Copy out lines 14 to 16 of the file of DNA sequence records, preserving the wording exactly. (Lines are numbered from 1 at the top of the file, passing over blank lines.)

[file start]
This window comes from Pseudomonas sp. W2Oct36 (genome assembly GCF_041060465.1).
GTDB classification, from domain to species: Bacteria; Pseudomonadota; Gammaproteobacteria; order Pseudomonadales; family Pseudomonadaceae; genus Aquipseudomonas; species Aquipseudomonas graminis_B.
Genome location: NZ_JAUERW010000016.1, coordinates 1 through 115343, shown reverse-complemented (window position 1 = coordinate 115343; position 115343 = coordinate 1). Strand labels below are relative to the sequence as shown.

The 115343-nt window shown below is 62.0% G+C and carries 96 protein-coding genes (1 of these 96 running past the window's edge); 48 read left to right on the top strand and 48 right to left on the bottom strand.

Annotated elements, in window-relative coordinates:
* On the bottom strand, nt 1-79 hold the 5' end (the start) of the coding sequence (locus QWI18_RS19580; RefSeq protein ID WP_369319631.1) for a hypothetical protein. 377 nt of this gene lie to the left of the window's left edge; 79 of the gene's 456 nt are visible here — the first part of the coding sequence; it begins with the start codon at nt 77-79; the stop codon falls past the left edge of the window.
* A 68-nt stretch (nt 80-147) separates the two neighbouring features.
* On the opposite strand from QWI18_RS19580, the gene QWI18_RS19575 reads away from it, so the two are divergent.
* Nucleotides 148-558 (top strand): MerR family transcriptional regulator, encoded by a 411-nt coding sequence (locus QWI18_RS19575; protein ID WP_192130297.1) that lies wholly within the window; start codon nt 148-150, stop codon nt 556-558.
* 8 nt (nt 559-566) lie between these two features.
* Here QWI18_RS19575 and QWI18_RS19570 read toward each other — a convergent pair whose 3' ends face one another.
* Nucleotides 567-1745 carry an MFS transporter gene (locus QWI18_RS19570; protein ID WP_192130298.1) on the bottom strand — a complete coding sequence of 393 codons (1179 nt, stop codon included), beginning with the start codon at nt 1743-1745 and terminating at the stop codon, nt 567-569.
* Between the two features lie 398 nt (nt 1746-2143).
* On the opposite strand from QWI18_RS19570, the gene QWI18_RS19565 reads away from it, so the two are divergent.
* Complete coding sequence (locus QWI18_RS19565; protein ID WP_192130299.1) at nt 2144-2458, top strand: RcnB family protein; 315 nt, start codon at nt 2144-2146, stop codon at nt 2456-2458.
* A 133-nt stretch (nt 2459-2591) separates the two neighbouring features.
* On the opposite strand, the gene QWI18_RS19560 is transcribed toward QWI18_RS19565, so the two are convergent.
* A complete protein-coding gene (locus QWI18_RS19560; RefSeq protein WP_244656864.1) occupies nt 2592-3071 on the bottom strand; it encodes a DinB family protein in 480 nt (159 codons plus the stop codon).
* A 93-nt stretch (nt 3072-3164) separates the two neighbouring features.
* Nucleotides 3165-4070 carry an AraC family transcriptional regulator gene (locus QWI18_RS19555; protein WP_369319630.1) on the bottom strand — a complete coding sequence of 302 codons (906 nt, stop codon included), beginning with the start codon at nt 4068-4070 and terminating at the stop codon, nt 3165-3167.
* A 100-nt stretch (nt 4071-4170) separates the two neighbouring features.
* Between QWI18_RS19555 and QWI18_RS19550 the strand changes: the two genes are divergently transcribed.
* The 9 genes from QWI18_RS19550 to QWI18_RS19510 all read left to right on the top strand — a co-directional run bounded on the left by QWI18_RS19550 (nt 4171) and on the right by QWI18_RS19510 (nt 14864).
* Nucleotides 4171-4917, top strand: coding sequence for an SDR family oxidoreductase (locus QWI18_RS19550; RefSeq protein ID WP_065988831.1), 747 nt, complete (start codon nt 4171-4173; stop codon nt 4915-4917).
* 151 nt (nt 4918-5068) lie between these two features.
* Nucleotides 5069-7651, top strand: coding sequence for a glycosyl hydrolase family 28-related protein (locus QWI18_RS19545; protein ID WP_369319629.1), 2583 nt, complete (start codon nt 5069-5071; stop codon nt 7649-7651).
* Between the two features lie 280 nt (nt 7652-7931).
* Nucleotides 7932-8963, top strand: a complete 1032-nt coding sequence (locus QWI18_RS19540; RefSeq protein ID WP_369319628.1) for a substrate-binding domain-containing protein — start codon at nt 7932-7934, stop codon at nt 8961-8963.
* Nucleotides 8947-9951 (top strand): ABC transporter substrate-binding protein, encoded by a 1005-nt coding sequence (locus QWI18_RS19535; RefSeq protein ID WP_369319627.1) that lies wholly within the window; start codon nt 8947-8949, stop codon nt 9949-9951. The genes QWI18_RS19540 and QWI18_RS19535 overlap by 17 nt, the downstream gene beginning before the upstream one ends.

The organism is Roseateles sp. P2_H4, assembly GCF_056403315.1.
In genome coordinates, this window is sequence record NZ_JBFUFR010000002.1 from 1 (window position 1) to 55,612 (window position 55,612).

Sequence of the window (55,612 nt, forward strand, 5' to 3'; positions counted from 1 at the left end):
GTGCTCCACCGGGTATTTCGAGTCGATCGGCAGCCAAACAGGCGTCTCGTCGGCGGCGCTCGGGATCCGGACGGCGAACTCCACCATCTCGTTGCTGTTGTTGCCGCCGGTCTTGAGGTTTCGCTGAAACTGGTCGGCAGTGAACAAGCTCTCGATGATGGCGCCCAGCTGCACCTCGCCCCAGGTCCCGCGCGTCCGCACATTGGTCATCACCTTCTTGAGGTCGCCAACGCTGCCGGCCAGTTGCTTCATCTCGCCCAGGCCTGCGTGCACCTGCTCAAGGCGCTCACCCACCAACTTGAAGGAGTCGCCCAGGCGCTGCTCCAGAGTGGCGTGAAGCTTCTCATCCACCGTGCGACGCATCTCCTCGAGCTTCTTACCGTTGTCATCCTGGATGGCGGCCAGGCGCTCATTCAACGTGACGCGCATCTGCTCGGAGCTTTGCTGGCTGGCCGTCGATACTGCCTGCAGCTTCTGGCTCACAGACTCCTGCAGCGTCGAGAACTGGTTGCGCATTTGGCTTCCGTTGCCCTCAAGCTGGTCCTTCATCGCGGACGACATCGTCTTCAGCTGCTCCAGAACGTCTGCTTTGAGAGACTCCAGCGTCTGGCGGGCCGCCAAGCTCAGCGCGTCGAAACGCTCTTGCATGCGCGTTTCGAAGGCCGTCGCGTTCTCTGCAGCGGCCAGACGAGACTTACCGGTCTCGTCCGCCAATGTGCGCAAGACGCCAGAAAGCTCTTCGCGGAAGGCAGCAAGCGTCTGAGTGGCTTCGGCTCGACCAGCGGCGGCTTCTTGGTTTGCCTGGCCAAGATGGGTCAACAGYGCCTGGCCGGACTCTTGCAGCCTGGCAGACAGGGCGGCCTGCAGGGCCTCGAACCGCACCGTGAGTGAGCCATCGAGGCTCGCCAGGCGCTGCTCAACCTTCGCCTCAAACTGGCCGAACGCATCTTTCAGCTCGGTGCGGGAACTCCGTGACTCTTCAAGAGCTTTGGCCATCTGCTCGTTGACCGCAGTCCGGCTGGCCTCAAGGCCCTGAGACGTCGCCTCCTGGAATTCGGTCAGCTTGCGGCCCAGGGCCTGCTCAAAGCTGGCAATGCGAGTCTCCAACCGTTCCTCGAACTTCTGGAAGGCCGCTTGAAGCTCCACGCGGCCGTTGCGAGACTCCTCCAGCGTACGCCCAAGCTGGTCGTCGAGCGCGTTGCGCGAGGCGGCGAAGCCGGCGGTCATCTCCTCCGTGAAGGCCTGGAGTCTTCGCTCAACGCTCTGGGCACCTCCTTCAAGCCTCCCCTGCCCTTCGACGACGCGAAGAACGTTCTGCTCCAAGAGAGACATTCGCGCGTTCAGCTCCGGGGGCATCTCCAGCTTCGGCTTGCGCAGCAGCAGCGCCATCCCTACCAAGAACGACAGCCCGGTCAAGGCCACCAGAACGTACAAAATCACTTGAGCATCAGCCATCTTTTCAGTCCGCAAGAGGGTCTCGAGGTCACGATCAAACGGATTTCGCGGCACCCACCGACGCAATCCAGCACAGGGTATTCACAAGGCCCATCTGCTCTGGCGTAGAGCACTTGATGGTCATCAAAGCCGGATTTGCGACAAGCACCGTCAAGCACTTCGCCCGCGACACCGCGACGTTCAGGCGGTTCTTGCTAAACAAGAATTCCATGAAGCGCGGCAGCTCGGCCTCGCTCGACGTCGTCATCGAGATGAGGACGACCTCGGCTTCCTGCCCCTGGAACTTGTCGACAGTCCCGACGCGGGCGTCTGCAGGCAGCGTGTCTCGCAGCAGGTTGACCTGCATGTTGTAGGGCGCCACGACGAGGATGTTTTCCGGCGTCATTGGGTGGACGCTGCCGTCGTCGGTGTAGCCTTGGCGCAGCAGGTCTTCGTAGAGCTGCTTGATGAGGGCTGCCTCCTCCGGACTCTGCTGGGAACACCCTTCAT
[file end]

* On the opposite strand from QWI18_RS19570, the gene QWI18_RS19565 reads away from it, so the two are divergent.
* Complete coding sequence (locus QWI18_RS19565; protein ID WP_192130299.1) at nt 2144-2458, top strand: RcnB family protein; 315 nt, start codon at nt 2144-2146, stop codon at nt 2456-2458.
* A 133-nt stretch (nt 2459-2591) separates the two neighbouring features.